Asset class and portfolio management skills are different


Technology is having a profound impact on our access to information and our ability to transact has made investing easier, yet ironically, more difficult.

Our expectations of investment managers are higher, our reliance on their professionalism increasing. Mandatory superannuation means that balances are getting larger, mandates are broader, and institutional investors are shouldering increasing responsibility for investor outcomes.

Endowments, charities, and family offices are required to be more transparent and longer term focussed. At the same time, we are living longer, while average super balances are low, which means self‐funding is imperative for many of us.

The problem is that, as in any field of endeavour, with evolution comes the need for greater specialisation. And one of the most important specialist skills is the ability to manage a portfolio as a whole, in many cases via multiple investment managers. This is different from the ability to successfully invest in different asset classes individually.

It is often argued that portfolio management, in the form of asset allocation, is the largest determinant of long‐term investment performance. The question now is whether investment managers have the skills required to successfully navigate a sea of changing financial imperatives. And whether asset owners have the skills to oversee them.

What standard should you expect of investment managers? And how do we define and monitor standards?

Portfolio management goes well beyond financial advice or analysis

The challenge of successfully managing an investment portfolio goes beyond making a series of good individual investment decisions. Analysts analyse data and risks and give opinions based on the results. This is a fundamentally different skill from the ability to think about overall risk the right way. That is the job of the portfolio manager, who must be able to identify risks including externalities such as material environmental, social, and governance risks.

The skill of the portfolio manager lies in the ability to structure a portfolio so that unforeseen events do not result in the loss of the entire, or even a significant portion, of the fund. And that can mean managing interactions between a number of underlying managers to ensure diversification and correlation.

Portfolio management skills require specialist training, including tracking the progress of investments, knowing when to sell and how to get the mix right at any point in time. More of us are assuming we can take on this role of building portfolios. The major superannuation funds obviously do it, but so do SMSF trustees, Family Offices, and even individual investors.

We all have a responsibility to make good decisions. In the case of institutional investors, decisions have far‐reaching consequences ‐ the influence on corporate Australia, the performance of individual asset classes, and on individual investor outcomes can’t be overstated.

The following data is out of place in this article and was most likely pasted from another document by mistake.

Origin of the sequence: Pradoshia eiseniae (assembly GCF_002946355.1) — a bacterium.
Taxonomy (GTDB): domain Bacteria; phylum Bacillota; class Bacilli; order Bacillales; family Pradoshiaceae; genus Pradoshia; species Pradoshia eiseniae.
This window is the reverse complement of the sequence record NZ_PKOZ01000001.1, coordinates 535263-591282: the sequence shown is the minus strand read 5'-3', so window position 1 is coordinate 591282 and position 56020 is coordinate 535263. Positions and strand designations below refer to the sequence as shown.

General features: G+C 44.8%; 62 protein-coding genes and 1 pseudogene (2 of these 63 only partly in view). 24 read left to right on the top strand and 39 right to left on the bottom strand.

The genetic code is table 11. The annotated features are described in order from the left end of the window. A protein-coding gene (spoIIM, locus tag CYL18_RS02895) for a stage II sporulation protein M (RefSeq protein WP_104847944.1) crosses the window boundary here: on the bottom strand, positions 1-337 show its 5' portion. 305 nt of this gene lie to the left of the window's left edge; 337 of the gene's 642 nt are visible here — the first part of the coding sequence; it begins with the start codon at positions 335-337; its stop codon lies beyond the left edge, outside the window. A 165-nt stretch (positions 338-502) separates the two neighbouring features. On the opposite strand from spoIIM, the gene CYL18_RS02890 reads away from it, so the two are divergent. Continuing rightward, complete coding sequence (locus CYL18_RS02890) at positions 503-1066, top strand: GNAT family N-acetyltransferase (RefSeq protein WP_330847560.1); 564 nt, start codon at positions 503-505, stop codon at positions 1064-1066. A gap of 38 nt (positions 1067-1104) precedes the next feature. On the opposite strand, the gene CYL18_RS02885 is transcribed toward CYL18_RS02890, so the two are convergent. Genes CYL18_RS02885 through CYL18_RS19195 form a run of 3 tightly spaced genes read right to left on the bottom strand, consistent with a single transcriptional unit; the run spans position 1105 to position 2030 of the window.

How do we achieve the necessary level of professionalism?

The short answer is a robust qualification with the requirements for ongoing maintenance and work.

Qualifications such as CFP and CFA remain vital, but a portfolio management qualification is needed to fill the gap:

  • The qualification should be international and set the bar for investment managers involved in any aspect of constructing multi‐manager portfolios.
  • It must require rigorous ongoing CPD points.
  • Ethics must be a major part of the qualification, as ethics drive conduct and conduct drives outcomes.
  • ESG is no longer a ‘nice to have’; climate change, for example, is increasingly posing a real risk to financial stability.

We are at a point in the evolution of portfolio management and portfolio governance. Specialisation is now essential. With investors living longer and usually relying on retirement savings for many decades, the consequences of poor decisions are serious and the expectations of stakeholders higher than ever.


Pauline Vamos is the chair of CIMA Society of Australia (formerly IMCA Australia) and also the CEO of Regnan Governance Research & Engagement. She was CEO of the Association of Superannuation Funds of Australia (ASFA) between 2007 and 2016.

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8 Responses to Asset class and portfolio management skills are different

  1. Jonathan Hoyle February 25, 2018 at 12:42 PM #

    Pauline, a couple of observations.
    i) You are right to separate the need for specialist portfolio management skills from the current debate to raise the education standards of financial advisers. ASIC has surprisingly made few comments on the minimum portfolio construction skills needed by a financial adviser.